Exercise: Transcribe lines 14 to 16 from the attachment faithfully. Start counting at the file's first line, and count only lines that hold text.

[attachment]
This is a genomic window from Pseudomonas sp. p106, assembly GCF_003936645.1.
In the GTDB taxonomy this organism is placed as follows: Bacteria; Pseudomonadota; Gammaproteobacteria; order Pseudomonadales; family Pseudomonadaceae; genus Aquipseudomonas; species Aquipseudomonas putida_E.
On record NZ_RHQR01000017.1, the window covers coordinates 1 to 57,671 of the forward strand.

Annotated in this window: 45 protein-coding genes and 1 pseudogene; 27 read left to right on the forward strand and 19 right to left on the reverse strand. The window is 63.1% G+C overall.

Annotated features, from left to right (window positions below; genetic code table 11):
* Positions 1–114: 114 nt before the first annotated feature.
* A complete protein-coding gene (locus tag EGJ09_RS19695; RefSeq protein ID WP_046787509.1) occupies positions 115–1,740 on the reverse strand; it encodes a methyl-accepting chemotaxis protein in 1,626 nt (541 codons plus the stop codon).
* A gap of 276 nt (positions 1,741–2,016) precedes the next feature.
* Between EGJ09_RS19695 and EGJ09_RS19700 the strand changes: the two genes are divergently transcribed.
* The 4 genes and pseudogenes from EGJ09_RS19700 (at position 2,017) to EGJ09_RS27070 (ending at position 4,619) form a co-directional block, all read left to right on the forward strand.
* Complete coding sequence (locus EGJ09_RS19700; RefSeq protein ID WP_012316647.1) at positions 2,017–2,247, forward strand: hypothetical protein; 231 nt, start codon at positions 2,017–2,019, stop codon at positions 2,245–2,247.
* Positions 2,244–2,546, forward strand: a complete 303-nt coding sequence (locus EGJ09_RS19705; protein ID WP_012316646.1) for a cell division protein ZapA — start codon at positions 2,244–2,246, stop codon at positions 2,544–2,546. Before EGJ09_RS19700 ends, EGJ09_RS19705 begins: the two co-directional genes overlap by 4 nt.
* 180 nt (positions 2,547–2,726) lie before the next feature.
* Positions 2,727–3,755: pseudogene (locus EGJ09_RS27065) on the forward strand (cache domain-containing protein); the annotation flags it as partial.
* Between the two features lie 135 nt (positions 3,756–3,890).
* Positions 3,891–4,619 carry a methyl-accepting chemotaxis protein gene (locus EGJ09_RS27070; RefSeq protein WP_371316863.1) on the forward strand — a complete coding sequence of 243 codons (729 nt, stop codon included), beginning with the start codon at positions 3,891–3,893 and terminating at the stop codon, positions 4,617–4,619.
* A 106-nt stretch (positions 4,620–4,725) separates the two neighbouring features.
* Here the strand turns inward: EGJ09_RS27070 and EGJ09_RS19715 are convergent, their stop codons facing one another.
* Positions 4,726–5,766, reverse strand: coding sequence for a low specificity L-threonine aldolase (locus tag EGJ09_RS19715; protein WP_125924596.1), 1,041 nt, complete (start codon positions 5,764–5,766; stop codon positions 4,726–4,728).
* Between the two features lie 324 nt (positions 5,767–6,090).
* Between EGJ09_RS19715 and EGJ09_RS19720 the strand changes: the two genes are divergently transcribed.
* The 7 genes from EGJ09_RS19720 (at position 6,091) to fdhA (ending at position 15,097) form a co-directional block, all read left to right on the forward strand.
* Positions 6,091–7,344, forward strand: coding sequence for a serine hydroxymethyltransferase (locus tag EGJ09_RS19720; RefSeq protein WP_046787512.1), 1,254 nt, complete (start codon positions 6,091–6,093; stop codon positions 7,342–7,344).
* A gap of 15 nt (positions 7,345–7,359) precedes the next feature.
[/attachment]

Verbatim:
* Positions 2,727–3,755: pseudogene (locus EGJ09_RS27065) on the forward strand (cache domain-containing protein); the annotation flags it as partial.
* Between the two features lie 135 nt (positions 3,756–3,890).
* Positions 3,891–4,619 carry a methyl-accepting chemotaxis protein gene (locus EGJ09_RS27070; RefSeq protein WP_371316863.1) on the forward strand — a complete coding sequence of 243 codons (729 nt, stop codon included), beginning with the start codon at positions 3,891–3,893 and terminating at the stop codon, positions 4,617–4,619.